Meanwhile what is absolutely certain is that the fascinating and innovative “advanced construction methods and engineering” (ACME) work of getting just the right mix and method to make concrete float, be strong and last long is well underway on seven acres at the Satsop Development Park, eastern Grays Harbor County’s mixed use business park.
Quigg Bros. Construction Co. of Aberdeen has the $2.7 million contract with the WSDOT to do the ACME testing.
Scott Ireland, WSDOT’s project engineer for this testing process, says he can talk about concrete for hours. And after just a few minutes, you believe him.
It’s not just getting concrete to float that’s an issue, but finding the exact recipe, construction design and methods that will make the pontoons strong enough, without having the concrete heat up too much and crack – a particular concern with the size of these pontoons.
Permeability is an issue as well. The pontoons will be moored in salt water before they’re delivered to Lake Washington. And then, of course, they will reside in Lake Washington with cars driving over them for many years.
Then there are the practical issues of actually physically applying the concrete quickly and effectively onto these huge structures, Ireland said.
“We’ve had to address constructability issues so we can figure out and correct those concerns before getting into building the actual pontoons,” he said.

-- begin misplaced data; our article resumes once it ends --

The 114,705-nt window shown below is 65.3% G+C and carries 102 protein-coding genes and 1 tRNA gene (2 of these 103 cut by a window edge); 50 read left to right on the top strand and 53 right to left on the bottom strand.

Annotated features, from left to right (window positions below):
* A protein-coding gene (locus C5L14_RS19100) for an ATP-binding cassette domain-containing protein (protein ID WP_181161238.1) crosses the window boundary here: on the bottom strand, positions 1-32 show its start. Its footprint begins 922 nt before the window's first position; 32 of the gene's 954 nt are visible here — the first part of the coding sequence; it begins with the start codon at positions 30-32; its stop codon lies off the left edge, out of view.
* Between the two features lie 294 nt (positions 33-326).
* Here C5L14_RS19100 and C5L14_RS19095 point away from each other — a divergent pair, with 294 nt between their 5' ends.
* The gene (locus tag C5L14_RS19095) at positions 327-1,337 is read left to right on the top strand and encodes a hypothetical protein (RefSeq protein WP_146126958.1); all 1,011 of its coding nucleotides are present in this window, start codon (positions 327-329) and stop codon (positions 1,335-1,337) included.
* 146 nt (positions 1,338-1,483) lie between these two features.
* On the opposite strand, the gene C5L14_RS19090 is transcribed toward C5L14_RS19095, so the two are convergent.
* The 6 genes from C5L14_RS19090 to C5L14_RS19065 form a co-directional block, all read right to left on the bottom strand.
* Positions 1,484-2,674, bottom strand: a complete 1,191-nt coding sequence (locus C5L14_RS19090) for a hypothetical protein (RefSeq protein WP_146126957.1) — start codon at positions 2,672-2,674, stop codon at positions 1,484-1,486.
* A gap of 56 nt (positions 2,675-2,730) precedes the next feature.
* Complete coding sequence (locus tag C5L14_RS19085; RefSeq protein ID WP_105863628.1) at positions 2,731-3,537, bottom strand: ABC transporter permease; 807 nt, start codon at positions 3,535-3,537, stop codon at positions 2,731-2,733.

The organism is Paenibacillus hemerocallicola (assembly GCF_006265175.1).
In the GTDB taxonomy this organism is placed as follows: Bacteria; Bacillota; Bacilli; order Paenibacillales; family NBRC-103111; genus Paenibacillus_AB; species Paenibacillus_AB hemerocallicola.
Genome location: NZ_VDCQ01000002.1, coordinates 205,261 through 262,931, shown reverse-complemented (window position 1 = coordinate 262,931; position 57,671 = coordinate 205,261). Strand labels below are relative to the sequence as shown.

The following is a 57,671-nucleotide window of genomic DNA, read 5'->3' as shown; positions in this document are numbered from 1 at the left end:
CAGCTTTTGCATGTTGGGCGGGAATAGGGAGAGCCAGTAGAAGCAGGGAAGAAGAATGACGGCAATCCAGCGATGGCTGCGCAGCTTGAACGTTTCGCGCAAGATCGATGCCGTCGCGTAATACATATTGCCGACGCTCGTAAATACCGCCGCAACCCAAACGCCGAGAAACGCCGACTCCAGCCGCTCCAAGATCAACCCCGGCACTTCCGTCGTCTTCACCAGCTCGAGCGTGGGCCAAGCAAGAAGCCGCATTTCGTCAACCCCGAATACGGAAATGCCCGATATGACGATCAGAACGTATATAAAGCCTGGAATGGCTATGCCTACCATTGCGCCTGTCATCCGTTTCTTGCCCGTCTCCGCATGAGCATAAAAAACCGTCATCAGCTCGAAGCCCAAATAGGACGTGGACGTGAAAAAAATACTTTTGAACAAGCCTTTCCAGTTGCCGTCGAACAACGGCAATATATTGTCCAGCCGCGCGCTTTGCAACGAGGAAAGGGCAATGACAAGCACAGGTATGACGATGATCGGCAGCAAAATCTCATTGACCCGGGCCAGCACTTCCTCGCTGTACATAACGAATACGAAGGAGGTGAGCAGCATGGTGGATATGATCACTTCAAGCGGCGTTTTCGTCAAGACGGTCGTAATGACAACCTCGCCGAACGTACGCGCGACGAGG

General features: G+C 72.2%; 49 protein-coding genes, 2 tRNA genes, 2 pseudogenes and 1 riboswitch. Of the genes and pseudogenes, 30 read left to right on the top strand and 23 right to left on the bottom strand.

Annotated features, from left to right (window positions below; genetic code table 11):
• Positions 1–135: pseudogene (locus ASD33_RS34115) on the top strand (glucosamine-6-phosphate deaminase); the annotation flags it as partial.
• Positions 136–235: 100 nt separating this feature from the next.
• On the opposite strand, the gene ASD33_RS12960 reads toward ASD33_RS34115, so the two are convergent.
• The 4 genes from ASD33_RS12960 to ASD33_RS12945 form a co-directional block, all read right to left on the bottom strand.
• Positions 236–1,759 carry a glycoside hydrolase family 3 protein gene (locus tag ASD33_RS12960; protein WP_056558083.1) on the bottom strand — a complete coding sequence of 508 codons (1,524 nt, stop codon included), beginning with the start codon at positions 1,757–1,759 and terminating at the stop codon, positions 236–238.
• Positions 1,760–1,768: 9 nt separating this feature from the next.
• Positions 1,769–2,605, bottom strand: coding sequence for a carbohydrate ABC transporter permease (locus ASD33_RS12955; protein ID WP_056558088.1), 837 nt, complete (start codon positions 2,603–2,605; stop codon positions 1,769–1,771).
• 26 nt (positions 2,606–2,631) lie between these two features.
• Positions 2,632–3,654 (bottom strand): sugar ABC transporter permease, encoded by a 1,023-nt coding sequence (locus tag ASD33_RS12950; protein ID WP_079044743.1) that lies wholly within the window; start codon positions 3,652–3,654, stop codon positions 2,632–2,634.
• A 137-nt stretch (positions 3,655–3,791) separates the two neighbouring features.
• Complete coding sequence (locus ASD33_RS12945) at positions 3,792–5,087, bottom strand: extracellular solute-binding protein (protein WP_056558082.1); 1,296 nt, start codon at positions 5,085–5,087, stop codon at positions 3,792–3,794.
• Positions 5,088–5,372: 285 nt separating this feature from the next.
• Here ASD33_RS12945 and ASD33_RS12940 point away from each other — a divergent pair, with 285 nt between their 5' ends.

If that weren’t enough variables to deal with, being able to quickly produce the pontoons to fit a tight schedule once the pontoon casting facility is built is also critical, he said.
Thankfully, with four floating bridges in the state, WSDOT is considered the world’s expert in design and construction of floating bridges. Each time they build one they carefully make a list of “lessons learned” to carry over to the next project, said Ireland, who was the project manager on the Hood Canal Bridge.
For instance before going into the testing at Satsop they had nine trial concrete batches. But before this testing project began it was narrowed down to the single best performing mix design. This testing has included several versions of that mix, he said.
“I love to watch the daily progress of the project,” said Tami Garrow, CEO of Satsop Development Park, of the work going on in her backyard. “It’s just fascinating what they’re doing up here.”
“Working at Satsop has facilitated the schedule to get this done as soon as possible,” said Ireland. “We knew that in advance of the actual 520 Pontoon Project we needed a site that was available and that would facilitate being able to go right to work,” he said.
“We didn’t even have to go through the permitting process because the site was already permitted for this kind of work,” Ireland said.
“We are so pleased that DOT decided to take a look at the Park for this particular project,” said Garrow. “Satsop fit the bill in terms of their need for a permit-ready, immediately available site and we offered maximum flexibility to meet their scheduling requirements.”
“We’re honored to be a part of the project and thankful to DOT for thinking of us. We would very much like to be considered for future DOT projects, as well as any others that require pad-ready sites,” Garrow said.
“It’s exciting for us to play a small part in this big operation that will bring so many new jobs to Grays Harbor.”